China, GDP at +3% in 2022: at a 40-year low. Population in decline. THE DATA

The economic problems are mainly due to the effects of the “zero tolerance” policy on Covid, the collapse of the real estate sector and weakened foreign demand. Meanwhile, the population is declining: it is the first time in over 60 years

Subscribe to our newsletter to stay updated on economic news

China recorded a 2.9% increase in GDP in the fourth quarter of 2022, for growth of 3% for the whole year: these are the lowest levels for over 40 years, mainly in the wake of problems related to Covid. According to data released by the National Statistics Office, the change was zero between the third and fourth quarters on a monthly basis.

Population falls for first time in 60 years

Not only. The data also show that the Chinese population fell in 2022 for the first time in over 60 years, underlining the issue of the demographic crisis that is affecting the most populous nation on the planet even more clearly. “At the end of 2022, the national population was 1,411.75 million,” said the National Bureau of Statistics in Beijing, adding that it estimated “a decrease of 0.85 million compared to the figure for the end of 2021”.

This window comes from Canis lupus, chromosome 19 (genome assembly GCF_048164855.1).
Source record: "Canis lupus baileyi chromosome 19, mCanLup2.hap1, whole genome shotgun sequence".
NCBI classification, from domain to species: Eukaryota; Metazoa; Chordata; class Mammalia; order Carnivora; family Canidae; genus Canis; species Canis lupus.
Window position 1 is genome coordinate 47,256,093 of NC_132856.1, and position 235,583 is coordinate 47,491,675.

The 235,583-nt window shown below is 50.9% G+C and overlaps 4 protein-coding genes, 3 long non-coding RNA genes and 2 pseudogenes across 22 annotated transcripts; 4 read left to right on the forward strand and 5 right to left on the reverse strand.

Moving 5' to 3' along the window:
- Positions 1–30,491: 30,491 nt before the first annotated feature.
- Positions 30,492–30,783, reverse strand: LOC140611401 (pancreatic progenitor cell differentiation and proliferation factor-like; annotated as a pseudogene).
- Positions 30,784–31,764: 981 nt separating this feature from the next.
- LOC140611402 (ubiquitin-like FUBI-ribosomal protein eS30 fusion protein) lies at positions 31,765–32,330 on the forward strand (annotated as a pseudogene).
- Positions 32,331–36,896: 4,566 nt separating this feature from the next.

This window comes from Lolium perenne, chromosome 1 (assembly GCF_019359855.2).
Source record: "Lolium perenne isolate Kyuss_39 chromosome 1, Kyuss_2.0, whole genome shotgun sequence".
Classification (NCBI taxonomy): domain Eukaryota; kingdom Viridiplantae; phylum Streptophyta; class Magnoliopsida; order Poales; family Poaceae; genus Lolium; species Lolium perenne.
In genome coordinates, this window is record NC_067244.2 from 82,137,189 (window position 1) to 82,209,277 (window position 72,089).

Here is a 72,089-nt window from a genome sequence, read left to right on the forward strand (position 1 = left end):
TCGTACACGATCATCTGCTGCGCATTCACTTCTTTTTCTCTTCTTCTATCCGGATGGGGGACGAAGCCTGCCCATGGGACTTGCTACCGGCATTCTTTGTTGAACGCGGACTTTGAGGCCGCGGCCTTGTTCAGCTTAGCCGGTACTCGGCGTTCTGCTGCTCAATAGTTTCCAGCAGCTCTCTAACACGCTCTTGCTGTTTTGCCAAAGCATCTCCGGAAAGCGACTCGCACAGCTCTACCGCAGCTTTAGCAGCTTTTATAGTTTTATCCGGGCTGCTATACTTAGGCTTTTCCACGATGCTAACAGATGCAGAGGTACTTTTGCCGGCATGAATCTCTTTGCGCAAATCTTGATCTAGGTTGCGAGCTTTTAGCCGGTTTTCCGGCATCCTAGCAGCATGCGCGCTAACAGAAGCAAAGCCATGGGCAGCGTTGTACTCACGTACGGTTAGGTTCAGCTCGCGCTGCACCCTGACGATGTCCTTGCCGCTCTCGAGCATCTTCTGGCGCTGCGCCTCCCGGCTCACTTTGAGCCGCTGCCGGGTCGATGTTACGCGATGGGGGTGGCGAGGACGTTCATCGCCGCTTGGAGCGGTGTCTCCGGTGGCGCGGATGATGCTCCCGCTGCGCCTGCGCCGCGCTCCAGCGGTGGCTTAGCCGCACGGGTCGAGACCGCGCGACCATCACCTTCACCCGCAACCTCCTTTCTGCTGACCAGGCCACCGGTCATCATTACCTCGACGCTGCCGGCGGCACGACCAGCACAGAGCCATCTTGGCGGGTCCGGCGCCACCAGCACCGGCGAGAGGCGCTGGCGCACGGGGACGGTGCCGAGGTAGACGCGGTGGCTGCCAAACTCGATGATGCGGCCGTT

The causes of economic problems

As for the economic issue, Chinese GDP grew by 3% in 2022, marking one of the weakest performances in decades, mainly due to the effects of the “zero tolerance” policy on Covid, the collapse of the real estate sector and the weakened foreign. The figure, lower than the “about 5.5%” government announced last March, compared with +8.1% in 2021, resulting in the weakest since -1.6% in 1976, the year of Mao Zedong’s death , excluding the increase of just over 2% in 2020 conditioned by the emergence of Covid in Wuhan at the end of 2019. China has also created, in the last 12 months, a total of 11.06 million new urban jobs, reaching just the target of 11 million, while the urbanization rate at the end of 2022 increased to 65.22. “The foundations for the recovery are not sound as the global situation is still complicated and dire, while the triple domestic pressure of demand contraction, supply shock and weakening expectations is still looming,” warned the National Statistics Office. Chinese leaders, meanwhile, are set to announce growth targets for 2023 in March at the annual parliamentary meeting.